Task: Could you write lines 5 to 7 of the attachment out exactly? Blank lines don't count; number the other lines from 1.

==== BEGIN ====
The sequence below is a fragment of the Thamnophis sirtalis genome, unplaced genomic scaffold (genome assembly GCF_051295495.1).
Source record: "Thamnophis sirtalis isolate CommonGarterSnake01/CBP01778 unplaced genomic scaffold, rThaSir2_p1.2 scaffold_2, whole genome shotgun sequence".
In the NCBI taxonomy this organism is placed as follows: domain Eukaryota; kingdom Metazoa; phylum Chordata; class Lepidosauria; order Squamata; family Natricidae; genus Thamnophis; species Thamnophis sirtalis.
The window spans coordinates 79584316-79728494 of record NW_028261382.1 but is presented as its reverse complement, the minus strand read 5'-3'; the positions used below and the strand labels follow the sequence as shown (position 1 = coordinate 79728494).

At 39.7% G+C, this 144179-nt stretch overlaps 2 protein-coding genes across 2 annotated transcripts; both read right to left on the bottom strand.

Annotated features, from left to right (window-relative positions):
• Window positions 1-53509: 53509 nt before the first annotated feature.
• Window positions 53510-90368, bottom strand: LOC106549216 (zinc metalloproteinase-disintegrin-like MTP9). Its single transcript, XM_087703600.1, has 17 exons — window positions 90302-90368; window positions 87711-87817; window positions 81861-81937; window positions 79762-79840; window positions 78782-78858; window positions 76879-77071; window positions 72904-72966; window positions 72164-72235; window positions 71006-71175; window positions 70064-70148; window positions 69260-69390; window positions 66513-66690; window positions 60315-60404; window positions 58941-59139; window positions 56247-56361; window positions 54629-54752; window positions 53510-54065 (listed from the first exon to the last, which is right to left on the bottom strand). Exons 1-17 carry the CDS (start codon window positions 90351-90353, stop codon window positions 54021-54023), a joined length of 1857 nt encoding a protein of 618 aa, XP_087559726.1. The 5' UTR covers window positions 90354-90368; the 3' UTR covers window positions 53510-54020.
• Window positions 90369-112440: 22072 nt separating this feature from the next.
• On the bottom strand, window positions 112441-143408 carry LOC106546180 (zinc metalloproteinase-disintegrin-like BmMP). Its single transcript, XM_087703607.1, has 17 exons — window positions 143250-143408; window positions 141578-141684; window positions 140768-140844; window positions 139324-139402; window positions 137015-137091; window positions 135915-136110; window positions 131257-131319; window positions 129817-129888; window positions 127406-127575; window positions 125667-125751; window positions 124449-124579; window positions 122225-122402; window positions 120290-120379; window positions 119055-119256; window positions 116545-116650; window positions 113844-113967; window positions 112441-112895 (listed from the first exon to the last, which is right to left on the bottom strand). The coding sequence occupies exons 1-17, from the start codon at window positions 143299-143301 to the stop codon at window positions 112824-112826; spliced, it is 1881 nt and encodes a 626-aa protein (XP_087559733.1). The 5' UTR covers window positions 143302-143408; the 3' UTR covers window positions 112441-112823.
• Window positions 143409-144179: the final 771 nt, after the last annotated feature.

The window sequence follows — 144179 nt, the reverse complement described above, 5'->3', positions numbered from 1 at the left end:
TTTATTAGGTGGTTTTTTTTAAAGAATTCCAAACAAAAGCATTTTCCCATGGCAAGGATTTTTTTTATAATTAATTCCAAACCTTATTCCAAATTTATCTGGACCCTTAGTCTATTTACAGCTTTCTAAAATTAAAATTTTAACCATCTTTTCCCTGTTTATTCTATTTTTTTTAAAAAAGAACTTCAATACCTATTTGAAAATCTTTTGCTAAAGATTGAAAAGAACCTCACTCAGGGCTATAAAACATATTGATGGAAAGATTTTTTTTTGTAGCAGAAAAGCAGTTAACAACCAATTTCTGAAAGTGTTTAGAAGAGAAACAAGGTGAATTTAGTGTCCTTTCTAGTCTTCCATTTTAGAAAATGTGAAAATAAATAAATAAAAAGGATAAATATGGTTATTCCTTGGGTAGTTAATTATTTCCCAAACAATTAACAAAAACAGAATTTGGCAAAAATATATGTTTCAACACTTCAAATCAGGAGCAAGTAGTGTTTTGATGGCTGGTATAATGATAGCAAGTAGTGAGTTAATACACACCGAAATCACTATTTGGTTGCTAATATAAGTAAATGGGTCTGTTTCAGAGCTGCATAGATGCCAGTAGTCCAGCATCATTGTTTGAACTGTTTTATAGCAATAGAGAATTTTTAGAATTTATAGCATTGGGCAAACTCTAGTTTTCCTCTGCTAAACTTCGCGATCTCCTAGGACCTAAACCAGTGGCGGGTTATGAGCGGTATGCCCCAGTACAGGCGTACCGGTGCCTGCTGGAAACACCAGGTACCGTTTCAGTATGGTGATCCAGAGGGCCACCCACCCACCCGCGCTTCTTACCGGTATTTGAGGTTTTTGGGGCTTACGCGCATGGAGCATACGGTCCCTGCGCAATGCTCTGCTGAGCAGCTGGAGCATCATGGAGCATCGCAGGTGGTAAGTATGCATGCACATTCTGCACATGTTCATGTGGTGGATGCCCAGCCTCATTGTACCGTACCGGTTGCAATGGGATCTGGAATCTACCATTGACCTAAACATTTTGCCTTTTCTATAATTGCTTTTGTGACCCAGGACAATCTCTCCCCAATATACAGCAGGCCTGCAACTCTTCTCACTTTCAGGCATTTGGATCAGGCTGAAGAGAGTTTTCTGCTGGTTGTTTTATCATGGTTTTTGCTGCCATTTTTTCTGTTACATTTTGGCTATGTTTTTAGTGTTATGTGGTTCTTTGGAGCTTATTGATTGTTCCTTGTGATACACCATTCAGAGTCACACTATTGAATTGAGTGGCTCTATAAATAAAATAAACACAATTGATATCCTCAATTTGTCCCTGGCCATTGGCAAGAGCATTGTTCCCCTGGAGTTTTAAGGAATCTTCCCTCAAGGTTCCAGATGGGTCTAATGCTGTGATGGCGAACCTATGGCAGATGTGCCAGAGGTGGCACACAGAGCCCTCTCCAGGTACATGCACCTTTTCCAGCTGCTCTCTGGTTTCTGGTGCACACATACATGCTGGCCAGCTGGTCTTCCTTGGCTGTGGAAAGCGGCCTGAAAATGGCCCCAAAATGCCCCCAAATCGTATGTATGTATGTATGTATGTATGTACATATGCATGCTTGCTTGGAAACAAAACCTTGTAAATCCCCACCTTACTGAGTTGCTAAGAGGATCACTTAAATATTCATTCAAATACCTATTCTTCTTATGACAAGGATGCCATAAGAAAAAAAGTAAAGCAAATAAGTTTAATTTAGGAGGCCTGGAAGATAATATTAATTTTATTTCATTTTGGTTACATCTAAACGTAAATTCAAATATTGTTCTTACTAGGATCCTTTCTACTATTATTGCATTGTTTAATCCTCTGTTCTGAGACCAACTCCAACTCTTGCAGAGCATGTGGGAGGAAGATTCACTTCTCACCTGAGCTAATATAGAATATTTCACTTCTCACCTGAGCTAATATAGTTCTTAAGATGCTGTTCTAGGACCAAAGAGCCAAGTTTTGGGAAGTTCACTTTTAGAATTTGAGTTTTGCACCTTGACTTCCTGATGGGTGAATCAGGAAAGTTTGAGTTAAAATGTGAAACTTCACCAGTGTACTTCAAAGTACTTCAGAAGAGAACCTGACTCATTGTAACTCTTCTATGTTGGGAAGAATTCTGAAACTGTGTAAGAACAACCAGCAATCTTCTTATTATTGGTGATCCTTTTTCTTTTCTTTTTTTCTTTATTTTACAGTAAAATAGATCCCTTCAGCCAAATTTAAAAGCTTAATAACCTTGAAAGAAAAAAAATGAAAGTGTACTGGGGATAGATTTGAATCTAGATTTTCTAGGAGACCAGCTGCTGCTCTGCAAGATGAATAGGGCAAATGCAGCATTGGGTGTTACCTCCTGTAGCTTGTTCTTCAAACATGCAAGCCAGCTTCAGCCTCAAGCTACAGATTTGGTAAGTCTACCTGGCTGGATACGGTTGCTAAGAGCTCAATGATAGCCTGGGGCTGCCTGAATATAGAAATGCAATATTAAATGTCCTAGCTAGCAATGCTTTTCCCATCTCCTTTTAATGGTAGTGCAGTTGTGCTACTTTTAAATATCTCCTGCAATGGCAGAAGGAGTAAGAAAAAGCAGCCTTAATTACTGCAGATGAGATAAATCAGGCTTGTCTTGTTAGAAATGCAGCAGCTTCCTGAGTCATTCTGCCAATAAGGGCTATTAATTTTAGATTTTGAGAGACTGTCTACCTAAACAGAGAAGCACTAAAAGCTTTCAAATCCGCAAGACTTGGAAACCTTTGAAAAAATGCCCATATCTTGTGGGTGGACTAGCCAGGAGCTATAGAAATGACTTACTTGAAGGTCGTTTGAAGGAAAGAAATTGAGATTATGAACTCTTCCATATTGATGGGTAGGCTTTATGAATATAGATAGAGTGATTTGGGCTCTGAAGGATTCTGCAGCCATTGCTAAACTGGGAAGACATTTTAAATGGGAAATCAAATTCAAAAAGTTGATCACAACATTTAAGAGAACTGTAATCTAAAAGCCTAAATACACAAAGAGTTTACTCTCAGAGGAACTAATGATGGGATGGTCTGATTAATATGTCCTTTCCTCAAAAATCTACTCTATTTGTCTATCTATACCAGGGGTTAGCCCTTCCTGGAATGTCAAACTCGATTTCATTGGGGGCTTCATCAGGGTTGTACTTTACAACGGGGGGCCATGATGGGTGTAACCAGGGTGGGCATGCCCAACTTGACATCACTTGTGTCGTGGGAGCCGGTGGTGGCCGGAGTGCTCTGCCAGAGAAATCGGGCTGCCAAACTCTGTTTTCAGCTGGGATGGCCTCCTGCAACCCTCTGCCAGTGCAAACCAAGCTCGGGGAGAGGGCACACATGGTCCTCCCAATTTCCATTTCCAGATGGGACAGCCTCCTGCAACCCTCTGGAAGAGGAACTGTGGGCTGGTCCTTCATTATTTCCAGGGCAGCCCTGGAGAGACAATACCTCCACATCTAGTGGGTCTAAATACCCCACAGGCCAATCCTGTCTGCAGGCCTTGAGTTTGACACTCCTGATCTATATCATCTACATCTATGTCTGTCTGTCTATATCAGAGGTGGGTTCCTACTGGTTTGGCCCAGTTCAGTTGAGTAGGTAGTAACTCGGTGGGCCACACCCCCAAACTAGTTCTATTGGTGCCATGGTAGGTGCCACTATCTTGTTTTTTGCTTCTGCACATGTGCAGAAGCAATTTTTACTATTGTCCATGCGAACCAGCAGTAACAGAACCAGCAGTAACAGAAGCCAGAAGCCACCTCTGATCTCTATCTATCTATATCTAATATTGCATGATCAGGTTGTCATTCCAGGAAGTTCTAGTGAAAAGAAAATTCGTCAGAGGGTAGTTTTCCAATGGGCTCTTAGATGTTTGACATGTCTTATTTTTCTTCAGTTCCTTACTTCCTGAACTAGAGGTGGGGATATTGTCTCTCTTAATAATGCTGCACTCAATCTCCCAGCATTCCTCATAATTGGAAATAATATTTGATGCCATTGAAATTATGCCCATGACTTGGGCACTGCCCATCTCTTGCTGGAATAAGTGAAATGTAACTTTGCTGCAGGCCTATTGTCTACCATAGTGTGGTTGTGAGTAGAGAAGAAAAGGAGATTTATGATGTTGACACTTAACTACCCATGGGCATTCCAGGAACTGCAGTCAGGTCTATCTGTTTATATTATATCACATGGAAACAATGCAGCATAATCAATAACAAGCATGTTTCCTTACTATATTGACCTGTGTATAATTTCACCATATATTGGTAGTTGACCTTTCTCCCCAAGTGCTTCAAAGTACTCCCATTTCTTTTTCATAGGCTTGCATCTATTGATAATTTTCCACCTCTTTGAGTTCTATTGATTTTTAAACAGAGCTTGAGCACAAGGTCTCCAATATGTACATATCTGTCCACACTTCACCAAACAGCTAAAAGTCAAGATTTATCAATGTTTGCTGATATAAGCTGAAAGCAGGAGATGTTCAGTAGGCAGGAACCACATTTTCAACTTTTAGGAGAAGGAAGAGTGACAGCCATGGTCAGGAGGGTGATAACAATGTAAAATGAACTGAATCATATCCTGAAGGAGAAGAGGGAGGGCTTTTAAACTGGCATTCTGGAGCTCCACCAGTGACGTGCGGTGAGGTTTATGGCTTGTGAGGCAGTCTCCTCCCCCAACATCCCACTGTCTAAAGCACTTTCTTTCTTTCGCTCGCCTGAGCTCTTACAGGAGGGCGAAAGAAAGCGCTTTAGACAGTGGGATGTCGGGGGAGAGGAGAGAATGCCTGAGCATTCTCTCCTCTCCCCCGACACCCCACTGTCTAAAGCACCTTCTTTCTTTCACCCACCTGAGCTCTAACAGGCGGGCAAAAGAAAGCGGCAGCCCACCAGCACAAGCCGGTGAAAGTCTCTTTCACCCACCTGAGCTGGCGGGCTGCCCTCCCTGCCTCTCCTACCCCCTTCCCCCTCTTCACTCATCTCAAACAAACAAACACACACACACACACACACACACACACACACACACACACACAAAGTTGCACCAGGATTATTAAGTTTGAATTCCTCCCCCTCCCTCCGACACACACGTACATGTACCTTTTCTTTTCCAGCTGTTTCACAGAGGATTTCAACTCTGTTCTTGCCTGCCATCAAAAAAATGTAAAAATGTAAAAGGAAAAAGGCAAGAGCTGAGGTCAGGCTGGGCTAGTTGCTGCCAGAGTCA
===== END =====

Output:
At 39.7% G+C, this 144179-nt stretch overlaps 2 protein-coding genes across 2 annotated transcripts; both read right to left on the bottom strand.

Annotated features, from left to right (window-relative positions):
• Window positions 1-53509: 53509 nt before the first annotated feature.